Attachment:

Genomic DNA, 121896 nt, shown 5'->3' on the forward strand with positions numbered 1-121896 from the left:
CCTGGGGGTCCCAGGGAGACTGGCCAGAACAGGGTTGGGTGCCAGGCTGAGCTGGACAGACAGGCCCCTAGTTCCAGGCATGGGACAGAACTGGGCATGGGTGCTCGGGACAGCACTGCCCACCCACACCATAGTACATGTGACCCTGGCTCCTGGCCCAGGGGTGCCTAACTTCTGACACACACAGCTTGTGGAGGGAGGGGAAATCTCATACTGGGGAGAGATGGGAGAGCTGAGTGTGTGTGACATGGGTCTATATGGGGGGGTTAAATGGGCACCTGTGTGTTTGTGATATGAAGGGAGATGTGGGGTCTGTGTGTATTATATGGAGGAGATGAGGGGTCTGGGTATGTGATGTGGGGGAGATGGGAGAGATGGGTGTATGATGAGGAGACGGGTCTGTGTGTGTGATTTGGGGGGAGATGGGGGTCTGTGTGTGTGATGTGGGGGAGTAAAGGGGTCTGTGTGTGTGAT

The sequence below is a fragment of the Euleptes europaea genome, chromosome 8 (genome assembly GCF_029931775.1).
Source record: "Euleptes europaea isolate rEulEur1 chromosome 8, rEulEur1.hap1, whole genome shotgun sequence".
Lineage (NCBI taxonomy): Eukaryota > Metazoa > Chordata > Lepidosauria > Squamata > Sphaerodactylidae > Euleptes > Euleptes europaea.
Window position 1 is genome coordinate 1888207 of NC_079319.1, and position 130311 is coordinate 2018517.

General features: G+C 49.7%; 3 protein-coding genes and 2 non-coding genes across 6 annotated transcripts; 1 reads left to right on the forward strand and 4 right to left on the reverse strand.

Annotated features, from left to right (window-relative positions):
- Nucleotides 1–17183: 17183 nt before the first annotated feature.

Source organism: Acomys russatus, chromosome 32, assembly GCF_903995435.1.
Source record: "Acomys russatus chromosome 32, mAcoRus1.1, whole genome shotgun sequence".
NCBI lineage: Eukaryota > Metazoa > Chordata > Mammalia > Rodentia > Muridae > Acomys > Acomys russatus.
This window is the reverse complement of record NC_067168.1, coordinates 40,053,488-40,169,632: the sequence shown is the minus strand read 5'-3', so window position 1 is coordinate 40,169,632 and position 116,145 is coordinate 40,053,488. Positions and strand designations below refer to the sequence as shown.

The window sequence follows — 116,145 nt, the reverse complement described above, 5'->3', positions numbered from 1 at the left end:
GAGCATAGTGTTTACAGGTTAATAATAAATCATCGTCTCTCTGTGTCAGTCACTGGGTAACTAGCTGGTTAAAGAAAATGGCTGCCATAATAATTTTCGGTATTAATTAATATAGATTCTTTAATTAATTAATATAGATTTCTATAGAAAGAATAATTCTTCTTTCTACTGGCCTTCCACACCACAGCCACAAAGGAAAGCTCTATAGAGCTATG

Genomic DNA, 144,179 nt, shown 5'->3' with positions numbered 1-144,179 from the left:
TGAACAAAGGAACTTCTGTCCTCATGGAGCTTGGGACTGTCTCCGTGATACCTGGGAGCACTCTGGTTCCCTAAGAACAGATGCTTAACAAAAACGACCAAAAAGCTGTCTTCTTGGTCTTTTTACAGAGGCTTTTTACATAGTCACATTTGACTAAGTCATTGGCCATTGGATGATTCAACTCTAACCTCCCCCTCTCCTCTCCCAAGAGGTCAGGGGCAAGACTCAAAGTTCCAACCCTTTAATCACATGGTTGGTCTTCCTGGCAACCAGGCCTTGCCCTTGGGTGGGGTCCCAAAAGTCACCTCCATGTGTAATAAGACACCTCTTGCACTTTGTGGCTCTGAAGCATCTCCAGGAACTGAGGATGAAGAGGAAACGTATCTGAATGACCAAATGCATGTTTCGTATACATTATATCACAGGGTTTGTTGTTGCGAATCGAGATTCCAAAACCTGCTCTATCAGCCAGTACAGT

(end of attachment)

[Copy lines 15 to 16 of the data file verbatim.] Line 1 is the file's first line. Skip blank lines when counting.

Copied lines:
GAGCATAGTGTTTACAGGTTAATAATAAATCATCGTCTCTCTGTGTCAGTCACTGGGTAACTAGCTGGTTAAAGAAAATGGCTGCCATAATAATTTTCGGTATTAATTAATATAGATTCTTTAATTAATTAATATAGATTTCTATAGAAAGAATAATTCTTCTTTCTACTGGCCTTCCACACCACAGCCACAAAGGAAAGCTCTATAGAGCTATG

Genomic DNA, 144,179 nt, shown 5'->3' with positions numbered 1-144,179 from the left: